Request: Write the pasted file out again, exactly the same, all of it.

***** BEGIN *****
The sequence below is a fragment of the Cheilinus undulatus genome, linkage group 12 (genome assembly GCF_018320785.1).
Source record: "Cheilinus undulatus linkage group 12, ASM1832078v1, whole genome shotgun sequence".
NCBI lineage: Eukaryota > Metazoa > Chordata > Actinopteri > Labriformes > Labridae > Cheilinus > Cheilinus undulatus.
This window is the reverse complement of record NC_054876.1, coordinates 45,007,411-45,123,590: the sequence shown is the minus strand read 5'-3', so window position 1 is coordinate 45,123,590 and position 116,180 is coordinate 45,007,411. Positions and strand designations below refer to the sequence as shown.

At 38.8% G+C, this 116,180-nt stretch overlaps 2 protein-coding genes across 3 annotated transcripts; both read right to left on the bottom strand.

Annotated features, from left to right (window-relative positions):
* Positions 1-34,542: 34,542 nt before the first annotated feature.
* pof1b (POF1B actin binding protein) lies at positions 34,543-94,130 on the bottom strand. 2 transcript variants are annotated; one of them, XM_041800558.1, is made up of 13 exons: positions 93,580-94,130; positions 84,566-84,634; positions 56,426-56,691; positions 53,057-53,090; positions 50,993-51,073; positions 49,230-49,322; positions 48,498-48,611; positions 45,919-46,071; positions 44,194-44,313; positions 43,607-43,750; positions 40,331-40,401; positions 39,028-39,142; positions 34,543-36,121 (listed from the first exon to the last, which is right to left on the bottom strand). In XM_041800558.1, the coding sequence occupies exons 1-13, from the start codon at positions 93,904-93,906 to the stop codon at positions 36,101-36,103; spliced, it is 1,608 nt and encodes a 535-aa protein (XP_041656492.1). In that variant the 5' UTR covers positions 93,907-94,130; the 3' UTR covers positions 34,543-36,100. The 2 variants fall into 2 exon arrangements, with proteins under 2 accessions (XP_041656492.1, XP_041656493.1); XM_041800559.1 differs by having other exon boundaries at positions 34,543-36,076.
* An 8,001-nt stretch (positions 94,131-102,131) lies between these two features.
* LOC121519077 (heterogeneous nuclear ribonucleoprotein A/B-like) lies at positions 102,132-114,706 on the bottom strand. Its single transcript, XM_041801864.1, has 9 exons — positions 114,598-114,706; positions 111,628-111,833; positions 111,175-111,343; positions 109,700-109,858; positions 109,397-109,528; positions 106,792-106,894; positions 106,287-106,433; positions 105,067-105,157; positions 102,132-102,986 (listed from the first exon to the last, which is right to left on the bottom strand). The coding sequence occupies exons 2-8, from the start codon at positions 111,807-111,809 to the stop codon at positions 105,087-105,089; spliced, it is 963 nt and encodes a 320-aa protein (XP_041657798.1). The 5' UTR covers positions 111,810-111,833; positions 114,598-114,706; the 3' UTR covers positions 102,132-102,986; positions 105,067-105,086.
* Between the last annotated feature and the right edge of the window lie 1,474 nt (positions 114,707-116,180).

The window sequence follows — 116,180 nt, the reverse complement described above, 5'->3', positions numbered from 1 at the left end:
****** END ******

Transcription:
The sequence below is a fragment of the Cheilinus undulatus genome, linkage group 12 (genome assembly GCF_018320785.1).
Source record: "Cheilinus undulatus linkage group 12, ASM1832078v1, whole genome shotgun sequence".
NCBI lineage: Eukaryota > Metazoa > Chordata > Actinopteri > Labriformes > Labridae > Cheilinus > Cheilinus undulatus.
This window is the reverse complement of record NC_054876.1, coordinates 45,007,411-45,123,590: the sequence shown is the minus strand read 5'-3', so window position 1 is coordinate 45,123,590 and position 116,180 is coordinate 45,007,411. Positions and strand designations below refer to the sequence as shown.

At 38.8% G+C, this 116,180-nt stretch overlaps 2 protein-coding genes across 3 annotated transcripts; both read right to left on the bottom strand.

Annotated features, from left to right (window-relative positions):
* Positions 1-34,542: 34,542 nt before the first annotated feature.
* pof1b (POF1B actin binding protein) lies at positions 34,543-94,130 on the bottom strand. 2 transcript variants are annotated; one of them, XM_041800558.1, is made up of 13 exons: positions 93,580-94,130; positions 84,566-84,634; positions 56,426-56,691; positions 53,057-53,090; positions 50,993-51,073; positions 49,230-49,322; positions 48,498-48,611; positions 45,919-46,071; positions 44,194-44,313; positions 43,607-43,750; positions 40,331-40,401; positions 39,028-39,142; positions 34,543-36,121 (listed from the first exon to the last, which is right to left on the bottom strand). In XM_041800558.1, the coding sequence occupies exons 1-13, from the start codon at positions 93,904-93,906 to the stop codon at positions 36,101-36,103; spliced, it is 1,608 nt and encodes a 535-aa protein (XP_041656492.1). In that variant the 5' UTR covers positions 93,907-94,130; the 3' UTR covers positions 34,543-36,100. The 2 variants fall into 2 exon arrangements, with proteins under 2 accessions (XP_041656492.1, XP_041656493.1); XM_041800559.1 differs by having other exon boundaries at positions 34,543-36,076.
* An 8,001-nt stretch (positions 94,131-102,131) lies between these two features.
* LOC121519077 (heterogeneous nuclear ribonucleoprotein A/B-like) lies at positions 102,132-114,706 on the bottom strand. Its single transcript, XM_041801864.1, has 9 exons — positions 114,598-114,706; positions 111,628-111,833; positions 111,175-111,343; positions 109,700-109,858; positions 109,397-109,528; positions 106,792-106,894; positions 106,287-106,433; positions 105,067-105,157; positions 102,132-102,986 (listed from the first exon to the last, which is right to left on the bottom strand). The coding sequence occupies exons 2-8, from the start codon at positions 111,807-111,809 to the stop codon at positions 105,087-105,089; spliced, it is 963 nt and encodes a 320-aa protein (XP_041657798.1). The 5' UTR covers positions 111,810-111,833; positions 114,598-114,706; the 3' UTR covers positions 102,132-102,986; positions 105,067-105,086.
* Between the last annotated feature and the right edge of the window lie 1,474 nt (positions 114,707-116,180).

The window sequence follows — 116,180 nt, the reverse complement described above, 5'->3', positions numbered from 1 at the left end: